The Madeira winemaking process gives over a purposely oxidized and cooked wine that delivers fragrances and tastes in the nut, caramel, mocha ranges. Delightful stuff.


NOTE: There’s an organization operating a blog that sells health products to consumers—it goes by the name Healthfullup. Through the RSS feed, this blog has lifted and printed my copyrighted material in its entirety from, without my permission and without paying compensation.

Copyright, Thomas Pellechia
December 2007. All Rights Reserved.

Friday, December 7, 2007


It’s difficult to keep track, but I would be surprised if a week goes by without someone on the many Internet wine-centric sites bringing up the subject of the difference between Old World and New World wines. The subject is like a boomerang, it comes at you, makes a slow, wide arc, flies away and soon enough comes at you again and arcs off, as if in endless orbit.

The argument over the dichotomy between Old World and New World wines is an endless orbit; there is no definitive answer.

In a recent posting on Wine Lovers Page the question was posed thusly: Spoofulated or Artisanal?

In case you don’t know, “spoofulated” is a word used by some geeks to describe wines they consider overly touched by the hand of technology and by winemakers eager to please a certain wine critic.

Artisanal is a word that geeks often use to describe wines that they feel express the singular, hands-off nature of so-called traditional winemaking, not to mention the true expression of terroir.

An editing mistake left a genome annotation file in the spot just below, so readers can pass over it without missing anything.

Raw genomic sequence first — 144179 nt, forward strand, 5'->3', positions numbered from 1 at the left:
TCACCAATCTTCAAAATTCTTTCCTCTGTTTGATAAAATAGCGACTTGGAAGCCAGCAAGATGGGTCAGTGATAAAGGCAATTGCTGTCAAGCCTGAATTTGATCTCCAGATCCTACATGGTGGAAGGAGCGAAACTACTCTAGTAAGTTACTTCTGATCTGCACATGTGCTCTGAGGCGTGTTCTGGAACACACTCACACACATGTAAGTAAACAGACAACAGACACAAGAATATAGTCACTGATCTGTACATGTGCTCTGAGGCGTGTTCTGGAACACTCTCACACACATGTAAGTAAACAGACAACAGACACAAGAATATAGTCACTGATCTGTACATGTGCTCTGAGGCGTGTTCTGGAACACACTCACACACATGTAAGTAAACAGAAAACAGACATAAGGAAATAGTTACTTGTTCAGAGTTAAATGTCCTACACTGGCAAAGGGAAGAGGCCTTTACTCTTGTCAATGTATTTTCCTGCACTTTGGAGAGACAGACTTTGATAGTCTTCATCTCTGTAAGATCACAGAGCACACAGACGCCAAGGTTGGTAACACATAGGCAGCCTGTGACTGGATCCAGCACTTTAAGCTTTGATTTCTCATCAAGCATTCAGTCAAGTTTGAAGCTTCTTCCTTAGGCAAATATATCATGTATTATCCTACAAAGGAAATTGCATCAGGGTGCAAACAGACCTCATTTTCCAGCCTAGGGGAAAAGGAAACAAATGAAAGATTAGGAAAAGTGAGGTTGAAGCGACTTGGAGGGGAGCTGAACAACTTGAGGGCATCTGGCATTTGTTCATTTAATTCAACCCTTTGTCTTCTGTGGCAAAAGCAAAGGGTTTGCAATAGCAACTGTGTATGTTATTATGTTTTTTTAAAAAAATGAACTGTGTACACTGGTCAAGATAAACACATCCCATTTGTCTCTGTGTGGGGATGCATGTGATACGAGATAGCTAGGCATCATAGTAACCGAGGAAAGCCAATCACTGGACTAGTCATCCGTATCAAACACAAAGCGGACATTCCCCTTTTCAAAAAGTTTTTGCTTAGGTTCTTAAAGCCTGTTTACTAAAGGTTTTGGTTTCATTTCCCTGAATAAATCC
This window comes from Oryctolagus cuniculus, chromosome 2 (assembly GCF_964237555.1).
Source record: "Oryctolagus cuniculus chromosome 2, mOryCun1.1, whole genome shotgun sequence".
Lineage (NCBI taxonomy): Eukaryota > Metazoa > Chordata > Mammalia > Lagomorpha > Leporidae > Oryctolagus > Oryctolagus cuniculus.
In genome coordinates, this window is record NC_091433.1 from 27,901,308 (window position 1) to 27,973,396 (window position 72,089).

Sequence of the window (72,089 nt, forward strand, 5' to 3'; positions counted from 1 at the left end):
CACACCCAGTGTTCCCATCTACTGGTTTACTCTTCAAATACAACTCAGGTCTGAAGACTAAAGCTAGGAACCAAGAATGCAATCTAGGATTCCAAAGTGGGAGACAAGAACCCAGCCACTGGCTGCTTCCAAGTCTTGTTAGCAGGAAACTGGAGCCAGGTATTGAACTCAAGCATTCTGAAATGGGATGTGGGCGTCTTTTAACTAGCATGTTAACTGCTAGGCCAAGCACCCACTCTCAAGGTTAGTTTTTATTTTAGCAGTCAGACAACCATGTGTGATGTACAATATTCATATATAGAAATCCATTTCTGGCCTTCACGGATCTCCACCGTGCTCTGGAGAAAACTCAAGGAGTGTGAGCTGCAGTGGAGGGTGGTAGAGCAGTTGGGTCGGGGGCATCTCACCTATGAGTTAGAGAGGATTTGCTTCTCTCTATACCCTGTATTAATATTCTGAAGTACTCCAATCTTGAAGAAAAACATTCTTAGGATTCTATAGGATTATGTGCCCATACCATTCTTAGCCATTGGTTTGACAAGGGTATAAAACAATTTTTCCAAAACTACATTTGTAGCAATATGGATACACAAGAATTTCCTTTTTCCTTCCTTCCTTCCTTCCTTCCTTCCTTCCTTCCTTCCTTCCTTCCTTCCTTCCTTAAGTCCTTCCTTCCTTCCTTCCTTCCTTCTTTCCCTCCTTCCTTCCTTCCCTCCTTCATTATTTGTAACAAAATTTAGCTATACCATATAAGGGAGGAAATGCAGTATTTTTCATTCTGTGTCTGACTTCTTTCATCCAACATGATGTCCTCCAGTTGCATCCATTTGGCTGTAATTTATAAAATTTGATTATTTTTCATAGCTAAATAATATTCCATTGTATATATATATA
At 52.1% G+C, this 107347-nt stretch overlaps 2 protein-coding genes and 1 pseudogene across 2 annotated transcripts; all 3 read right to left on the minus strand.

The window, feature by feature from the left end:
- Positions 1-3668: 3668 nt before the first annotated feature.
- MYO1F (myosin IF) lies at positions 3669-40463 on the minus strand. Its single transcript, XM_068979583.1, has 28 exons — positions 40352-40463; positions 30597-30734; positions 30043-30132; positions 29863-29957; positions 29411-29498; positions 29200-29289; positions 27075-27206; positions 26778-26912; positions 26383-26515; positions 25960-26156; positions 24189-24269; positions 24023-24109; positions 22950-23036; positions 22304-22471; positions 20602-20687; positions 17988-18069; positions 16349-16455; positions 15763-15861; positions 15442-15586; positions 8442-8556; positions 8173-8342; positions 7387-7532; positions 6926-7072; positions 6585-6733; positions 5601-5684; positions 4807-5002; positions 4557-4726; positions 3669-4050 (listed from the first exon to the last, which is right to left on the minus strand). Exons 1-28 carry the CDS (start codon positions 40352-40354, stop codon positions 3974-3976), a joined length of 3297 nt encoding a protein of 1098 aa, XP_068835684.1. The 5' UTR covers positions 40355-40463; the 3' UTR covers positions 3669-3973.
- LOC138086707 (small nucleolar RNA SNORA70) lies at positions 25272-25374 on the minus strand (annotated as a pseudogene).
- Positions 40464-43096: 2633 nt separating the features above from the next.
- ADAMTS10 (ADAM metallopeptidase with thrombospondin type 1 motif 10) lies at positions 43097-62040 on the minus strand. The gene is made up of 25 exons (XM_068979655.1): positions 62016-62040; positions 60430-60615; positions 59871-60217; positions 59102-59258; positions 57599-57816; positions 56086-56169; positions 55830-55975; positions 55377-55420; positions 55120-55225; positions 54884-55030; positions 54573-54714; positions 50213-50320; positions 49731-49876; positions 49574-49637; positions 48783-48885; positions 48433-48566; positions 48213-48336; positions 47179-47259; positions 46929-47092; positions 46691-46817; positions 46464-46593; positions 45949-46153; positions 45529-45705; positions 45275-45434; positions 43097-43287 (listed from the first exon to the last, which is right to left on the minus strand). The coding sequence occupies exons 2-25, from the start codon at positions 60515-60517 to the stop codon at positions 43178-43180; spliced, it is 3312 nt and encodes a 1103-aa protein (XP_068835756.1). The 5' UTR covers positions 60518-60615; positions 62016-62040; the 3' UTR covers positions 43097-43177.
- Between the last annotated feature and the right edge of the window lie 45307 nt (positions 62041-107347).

The concept of terroir is often behind the arguments that ensue. As you probably know, the elusive concept refers to the particular “place” where the wine was born. After that, interpretation of the word is all over the wine map.

Before I proceed, let me say that this argument is mainly confined to red wine, for as anyone with a diploma in geekdom knows, “white wine is something to do with your hands.” That is a quote I remember from a once respected (even by me) but now retired wine writer. So, unless specified to the contrary, I am talking about red wine from hereon (but I don't for minute believe that white wine is undeserving).

There was a time when I engaged in such arguments on the side of terroir, tradition, artisanal, whatever it’s called. I hated the so-called New World style of winemaking: ripe, overly juicy (sometimes more like a fruit infused milkshake than a wine), and often heavily oaked. When the alcohol levels of still table wine began a steady upward invasion into Port territory, I hated the wines even more. So, I deluded myself into thinking that I knew the answer: Old World wines are traditional (artisanal) and New World wines are an abomination (spoofulated)!